When I first heard and saw Titus I thought to myself what awesome grinders,. So I contacted Titus to enquire about a new grinder and yet I had no idea what they were really all about. Almost a year later, I am still without my new grinder, but I have a much better sense of the work involved. However I am closer and closer to finalizing my selection of customized parts and that’s no fault of Titus owner Frank Durra.
If it looks easy, think twice, because this quality is hard to find, and it takes time and patience if you are after perfection – I am. All Titus parts are carefully examined, machined to precision and Frank is proud about that, and rightly so. It would be impossible to have the output of Titus and maintain the quality if he wasn’t a control freak.
Over the past year I felt as if I lived in the Titus backyard, connected to what’s up we talk everyday about grinder details, finishes, challenges, and the struggle of being a small business and dealing with high-end clients. Frank would say his clients are sometimes a pain in the ass and that’s me. I take my time and try to create a creative process that pushes details to the limit.
These grinders I would say are hausgemacht, (home-made) yet don’t take that the wrong way. Frank lives in his custom workshop, and spends more time there than he does at home. Almost all the time there or on the road getting a part finished, or picking up supplies.
He prides himself on minimum gap dimensions between parts, studies the details over and over again to get them right. Very critical of his own work, is the only way Frank works. Frank doesn’t like selling anything junky and is careful about what he calls “cheapy-Cheap” as he tells me, he will need to plate my lever, a custom part made from stainless steel. I was the one who asked that the knob at the front be changed to a lever. Also I asked Frank to eliminate the small coffee drawer for grounds at the bottom of his grinder base.
Now when it comes to building a grinder the road is long and winding. Titus grinders is owned by a savvy native German who spends most of his time trying to stay up late at night and work all day long. He is used to it, a former truck driver, he is has stamina. When Frank doesn’t sleep he’s in full throttle at his workshop, and almost anytime of the day or night you can find Frank on-line.
Frank spends more time motivating his clients in the right direction. I know from my experience that building a grinder takes lots of time and of course money. His grinders can range depending on the level of customization from €5,000-10,000+ and for a good reason. But many non-coffee drinkers would think anyone is crazy to pay so much for a grinder. But if you want the best looking grinder in the world, it’s a fair price.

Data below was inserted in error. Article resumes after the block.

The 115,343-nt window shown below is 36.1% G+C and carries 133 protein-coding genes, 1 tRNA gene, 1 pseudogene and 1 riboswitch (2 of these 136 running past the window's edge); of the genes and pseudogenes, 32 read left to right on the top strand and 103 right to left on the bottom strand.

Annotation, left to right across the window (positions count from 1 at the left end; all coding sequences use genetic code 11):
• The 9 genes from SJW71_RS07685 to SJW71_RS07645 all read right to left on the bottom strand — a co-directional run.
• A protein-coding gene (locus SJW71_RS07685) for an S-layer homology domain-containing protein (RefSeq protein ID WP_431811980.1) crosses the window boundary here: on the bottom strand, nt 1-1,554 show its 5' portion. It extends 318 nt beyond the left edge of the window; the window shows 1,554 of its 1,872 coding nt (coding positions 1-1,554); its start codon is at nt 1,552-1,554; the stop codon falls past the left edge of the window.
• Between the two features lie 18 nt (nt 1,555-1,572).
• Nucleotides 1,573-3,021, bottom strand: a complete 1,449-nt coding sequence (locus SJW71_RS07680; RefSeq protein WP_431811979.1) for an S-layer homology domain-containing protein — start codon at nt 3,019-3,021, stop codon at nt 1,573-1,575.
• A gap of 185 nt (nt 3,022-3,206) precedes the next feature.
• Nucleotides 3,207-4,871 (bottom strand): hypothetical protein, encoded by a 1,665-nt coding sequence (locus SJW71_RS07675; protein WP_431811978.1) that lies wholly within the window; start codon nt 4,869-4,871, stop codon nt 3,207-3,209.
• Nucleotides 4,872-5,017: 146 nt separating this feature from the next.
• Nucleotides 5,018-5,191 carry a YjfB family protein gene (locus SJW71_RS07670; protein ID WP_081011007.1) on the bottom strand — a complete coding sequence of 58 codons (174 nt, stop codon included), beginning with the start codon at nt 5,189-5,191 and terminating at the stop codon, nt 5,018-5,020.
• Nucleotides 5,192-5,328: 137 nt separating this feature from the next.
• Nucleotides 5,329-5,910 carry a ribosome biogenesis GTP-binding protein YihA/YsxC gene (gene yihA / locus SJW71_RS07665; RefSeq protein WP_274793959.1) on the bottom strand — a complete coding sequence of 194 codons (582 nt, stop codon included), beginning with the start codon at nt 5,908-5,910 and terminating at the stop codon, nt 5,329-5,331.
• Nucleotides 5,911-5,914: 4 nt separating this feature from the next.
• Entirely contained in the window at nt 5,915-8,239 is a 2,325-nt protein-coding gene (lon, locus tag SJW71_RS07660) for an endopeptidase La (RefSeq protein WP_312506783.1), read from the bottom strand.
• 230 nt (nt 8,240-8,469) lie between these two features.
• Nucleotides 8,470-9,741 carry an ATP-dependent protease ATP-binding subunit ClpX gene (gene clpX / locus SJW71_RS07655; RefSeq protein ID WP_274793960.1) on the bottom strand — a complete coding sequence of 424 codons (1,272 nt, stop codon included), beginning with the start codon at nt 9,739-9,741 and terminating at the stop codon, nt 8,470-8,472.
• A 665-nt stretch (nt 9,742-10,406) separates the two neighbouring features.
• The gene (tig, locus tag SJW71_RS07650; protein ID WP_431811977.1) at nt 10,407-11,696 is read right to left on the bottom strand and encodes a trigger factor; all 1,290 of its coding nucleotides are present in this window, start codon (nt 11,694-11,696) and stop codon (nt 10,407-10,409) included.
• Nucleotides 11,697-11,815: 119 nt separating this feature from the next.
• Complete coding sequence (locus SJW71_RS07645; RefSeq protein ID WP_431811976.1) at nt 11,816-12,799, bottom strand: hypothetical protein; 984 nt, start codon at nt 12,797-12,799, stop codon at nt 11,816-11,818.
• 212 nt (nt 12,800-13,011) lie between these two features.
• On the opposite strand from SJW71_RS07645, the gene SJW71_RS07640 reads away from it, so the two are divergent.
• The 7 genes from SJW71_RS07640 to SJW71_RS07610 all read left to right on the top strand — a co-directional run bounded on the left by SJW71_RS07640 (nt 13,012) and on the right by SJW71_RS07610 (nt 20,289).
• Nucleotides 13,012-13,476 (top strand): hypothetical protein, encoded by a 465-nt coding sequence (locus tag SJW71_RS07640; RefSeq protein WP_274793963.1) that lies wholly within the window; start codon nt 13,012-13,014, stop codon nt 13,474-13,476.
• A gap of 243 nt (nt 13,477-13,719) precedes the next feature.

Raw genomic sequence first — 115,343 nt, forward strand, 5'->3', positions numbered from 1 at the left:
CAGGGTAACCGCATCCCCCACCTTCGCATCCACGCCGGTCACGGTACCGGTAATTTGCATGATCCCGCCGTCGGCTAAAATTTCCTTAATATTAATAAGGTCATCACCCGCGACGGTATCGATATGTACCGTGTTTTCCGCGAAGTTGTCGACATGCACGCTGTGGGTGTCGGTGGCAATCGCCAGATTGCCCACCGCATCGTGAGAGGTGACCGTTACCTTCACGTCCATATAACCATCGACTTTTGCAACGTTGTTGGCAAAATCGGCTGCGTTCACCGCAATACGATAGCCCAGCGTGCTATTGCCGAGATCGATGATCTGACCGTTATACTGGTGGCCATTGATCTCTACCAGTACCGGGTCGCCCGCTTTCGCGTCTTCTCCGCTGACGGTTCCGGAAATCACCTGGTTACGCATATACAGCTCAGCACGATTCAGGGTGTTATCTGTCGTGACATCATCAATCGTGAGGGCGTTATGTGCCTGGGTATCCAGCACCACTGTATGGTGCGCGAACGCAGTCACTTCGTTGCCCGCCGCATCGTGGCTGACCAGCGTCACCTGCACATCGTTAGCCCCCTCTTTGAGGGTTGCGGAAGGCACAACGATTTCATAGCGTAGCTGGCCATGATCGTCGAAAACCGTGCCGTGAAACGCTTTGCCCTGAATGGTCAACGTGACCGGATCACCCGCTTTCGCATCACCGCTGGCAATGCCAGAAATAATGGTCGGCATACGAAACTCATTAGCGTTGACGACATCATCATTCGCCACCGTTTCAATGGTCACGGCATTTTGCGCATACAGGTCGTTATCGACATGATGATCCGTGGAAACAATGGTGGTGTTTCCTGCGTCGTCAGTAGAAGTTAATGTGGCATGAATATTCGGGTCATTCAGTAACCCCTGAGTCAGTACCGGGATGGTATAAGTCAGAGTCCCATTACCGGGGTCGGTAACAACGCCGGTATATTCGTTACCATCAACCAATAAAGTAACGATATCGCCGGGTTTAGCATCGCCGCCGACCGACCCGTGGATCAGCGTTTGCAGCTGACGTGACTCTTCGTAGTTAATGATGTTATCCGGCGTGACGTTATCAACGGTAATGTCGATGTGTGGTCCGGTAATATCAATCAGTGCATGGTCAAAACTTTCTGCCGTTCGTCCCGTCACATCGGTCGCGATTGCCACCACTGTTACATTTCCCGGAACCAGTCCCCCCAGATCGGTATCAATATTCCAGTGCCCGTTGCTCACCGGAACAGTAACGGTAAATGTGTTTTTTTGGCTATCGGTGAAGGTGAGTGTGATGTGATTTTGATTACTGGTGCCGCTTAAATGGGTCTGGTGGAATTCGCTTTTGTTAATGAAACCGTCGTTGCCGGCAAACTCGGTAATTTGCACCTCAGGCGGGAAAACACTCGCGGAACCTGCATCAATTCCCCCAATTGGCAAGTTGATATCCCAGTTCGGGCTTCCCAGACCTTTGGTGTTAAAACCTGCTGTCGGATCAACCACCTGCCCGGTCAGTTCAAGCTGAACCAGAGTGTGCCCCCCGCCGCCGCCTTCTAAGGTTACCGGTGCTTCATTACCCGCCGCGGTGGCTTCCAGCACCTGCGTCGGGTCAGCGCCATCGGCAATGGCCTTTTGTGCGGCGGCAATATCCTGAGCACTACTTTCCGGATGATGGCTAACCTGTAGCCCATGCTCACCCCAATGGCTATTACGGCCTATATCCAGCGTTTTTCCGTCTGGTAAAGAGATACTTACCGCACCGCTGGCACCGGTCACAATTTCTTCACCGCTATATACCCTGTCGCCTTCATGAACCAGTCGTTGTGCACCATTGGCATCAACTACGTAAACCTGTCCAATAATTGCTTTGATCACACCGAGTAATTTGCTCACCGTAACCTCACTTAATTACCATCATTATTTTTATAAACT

So building a grinder looks like easy-peasy but just the opposite is true. I have spent countless hours, and he has spent more trying to pin down the innumerable hours that go into getting a grinder perfect. In the beginning I admit I was completely ignorant of how much effort it takes. Mostly because its hard to believe the intensity of how Frank works, and the multitude of components that go into a grinder.
From the outside looking in, the grinders look so perfect you take for granted the actual working hours it takes. I am fascinated by Frank’s persistence to try to make each grinder individual and he does an amazing job. The work he puts into defining the finishes and the countless hours he devotes to each grinder is incredible.
Frank drinks lots of coffee from his collection of machines, which looks like a high-end coffee bar, but he seems to lean towards one in particular. He would need to say which one. Coffee is the main theme and grinding starts with the burrs, and they are superb. The quality of his burrs are incredible and the coatings he uses are from the tooling industry – perfectly executed for maximum precision and durability.
Then they are so many other parts, the nose, head, the body the middle plate, chutes, hoppers, chutes, dosing tools and so many other small parts that all need to be defined and refined. The one aspect of Frank’s work that defines Titus is the finishing of the body, electrical connections, and the shiny water reflections that are either DLC or PVD.
These processes are long and expensive given the amount of work to get any part to look right. Take PVD coated, physical vapour disposition: it takes two polishing, plating and coating to get any surface mirrored, and that’s just part of the story. Frank prides himself on what he does, and has a work classical and respectable work ethic. Without a question the grinders look superb and there is nothing on the market to compare – see for yourself and enjoy the magnificent work of a true artisan.
I want to say thank you Frank for his perseverance and dedication to a trade that is only made with pure passion, and all your time and patience – it is greatly appreciated.
See Here Titus Company Profile: fly_4-2015_titus-fh11